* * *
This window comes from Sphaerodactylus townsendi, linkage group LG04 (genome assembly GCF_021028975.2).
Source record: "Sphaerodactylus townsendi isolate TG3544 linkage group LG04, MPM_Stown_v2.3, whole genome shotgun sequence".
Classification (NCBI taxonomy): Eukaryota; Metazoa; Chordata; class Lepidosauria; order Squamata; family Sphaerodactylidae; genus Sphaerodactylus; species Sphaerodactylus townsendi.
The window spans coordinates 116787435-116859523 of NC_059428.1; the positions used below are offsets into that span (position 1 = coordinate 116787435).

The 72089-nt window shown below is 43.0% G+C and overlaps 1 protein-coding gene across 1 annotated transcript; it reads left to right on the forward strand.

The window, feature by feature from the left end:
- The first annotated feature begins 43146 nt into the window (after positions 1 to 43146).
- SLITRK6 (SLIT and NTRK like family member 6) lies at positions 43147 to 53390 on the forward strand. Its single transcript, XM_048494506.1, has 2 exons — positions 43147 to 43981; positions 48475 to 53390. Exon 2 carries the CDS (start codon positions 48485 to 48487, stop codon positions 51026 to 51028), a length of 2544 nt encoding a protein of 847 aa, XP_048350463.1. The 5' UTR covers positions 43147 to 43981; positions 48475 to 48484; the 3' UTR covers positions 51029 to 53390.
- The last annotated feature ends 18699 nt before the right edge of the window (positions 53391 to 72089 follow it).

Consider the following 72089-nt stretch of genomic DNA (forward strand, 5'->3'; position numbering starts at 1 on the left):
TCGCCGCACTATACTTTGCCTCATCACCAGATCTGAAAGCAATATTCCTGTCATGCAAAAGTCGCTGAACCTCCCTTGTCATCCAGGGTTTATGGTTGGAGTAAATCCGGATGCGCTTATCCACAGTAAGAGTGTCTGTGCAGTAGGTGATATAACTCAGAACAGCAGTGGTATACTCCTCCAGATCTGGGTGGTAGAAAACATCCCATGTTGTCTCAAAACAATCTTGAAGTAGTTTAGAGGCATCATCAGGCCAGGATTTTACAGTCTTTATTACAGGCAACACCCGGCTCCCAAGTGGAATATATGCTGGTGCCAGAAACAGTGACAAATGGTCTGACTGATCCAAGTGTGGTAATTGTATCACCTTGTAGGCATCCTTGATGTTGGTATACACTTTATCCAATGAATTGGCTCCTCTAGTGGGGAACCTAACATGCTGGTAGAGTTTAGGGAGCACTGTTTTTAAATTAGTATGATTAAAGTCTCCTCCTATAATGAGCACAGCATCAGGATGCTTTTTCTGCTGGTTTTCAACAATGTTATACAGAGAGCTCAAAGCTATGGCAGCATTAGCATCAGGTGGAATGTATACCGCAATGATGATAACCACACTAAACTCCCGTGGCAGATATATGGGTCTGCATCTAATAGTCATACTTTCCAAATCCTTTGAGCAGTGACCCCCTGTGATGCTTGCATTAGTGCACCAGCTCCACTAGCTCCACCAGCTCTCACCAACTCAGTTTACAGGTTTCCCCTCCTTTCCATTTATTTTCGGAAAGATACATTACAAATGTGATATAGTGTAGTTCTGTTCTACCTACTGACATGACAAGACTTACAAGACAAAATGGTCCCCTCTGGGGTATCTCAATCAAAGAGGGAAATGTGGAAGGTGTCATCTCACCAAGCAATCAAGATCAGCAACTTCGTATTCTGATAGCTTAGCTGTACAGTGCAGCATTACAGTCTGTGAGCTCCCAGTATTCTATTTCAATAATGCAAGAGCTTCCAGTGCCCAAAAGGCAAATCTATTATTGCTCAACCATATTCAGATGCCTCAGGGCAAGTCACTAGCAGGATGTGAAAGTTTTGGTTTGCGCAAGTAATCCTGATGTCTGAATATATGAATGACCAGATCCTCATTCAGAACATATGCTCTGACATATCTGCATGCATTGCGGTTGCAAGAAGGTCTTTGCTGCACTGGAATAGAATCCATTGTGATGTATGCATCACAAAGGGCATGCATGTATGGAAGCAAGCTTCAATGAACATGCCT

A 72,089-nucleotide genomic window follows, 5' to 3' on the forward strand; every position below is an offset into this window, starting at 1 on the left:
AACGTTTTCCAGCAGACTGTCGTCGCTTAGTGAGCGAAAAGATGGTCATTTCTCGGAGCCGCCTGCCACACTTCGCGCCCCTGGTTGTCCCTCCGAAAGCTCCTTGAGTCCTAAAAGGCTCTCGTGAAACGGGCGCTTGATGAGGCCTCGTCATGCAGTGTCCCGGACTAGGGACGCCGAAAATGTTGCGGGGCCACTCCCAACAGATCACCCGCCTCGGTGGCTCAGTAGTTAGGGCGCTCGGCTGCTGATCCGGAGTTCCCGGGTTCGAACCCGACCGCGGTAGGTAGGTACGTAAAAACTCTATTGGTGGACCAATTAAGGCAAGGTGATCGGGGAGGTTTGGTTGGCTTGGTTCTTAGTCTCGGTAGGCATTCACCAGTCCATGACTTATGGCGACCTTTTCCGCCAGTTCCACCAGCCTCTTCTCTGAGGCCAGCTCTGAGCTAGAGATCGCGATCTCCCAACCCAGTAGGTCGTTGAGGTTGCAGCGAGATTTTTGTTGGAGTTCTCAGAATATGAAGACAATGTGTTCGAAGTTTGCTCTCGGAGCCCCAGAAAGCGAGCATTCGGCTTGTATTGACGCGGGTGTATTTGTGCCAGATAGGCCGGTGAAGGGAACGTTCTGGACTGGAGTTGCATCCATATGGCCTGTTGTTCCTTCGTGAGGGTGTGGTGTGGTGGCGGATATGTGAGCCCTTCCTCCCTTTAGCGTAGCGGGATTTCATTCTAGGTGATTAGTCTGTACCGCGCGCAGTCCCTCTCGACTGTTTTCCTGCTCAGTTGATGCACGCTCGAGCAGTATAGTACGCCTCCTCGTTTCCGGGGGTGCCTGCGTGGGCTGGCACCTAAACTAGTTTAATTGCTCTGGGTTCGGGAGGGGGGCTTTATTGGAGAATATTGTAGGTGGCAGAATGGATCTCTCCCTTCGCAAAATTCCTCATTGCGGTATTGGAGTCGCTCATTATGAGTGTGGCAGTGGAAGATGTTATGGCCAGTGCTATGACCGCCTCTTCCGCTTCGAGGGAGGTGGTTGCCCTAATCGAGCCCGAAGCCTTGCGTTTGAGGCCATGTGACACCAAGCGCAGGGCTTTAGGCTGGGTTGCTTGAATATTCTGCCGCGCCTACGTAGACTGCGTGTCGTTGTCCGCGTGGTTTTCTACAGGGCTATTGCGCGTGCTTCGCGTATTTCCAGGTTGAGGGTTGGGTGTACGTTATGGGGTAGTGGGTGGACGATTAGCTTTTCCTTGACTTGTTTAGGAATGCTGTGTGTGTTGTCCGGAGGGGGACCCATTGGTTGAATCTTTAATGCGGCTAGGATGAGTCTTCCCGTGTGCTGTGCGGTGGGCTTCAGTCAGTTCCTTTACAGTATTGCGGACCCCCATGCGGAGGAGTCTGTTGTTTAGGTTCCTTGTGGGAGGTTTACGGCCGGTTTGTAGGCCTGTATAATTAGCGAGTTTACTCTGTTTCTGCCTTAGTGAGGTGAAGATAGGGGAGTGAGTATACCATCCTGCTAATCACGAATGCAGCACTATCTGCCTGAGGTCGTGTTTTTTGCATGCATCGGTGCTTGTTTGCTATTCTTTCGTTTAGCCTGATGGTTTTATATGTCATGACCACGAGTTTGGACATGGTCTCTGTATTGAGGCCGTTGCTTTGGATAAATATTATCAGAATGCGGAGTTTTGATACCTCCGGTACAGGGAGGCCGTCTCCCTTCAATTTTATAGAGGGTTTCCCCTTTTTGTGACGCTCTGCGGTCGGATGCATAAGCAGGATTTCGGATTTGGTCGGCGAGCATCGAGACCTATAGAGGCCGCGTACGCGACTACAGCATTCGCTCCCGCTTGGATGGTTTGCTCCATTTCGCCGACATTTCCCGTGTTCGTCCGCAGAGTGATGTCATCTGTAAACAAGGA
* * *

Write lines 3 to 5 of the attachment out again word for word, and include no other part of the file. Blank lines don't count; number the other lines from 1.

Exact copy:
Classification (NCBI taxonomy): Eukaryota; Metazoa; Chordata; class Lepidosauria; order Squamata; family Sphaerodactylidae; genus Sphaerodactylus; species Sphaerodactylus townsendi.
The window spans coordinates 116787435-116859523 of NC_059428.1; the positions used below are offsets into that span (position 1 = coordinate 116787435).

The 72089-nt window shown below is 43.0% G+C and overlaps 1 protein-coding gene across 1 annotated transcript; it reads left to right on the forward strand.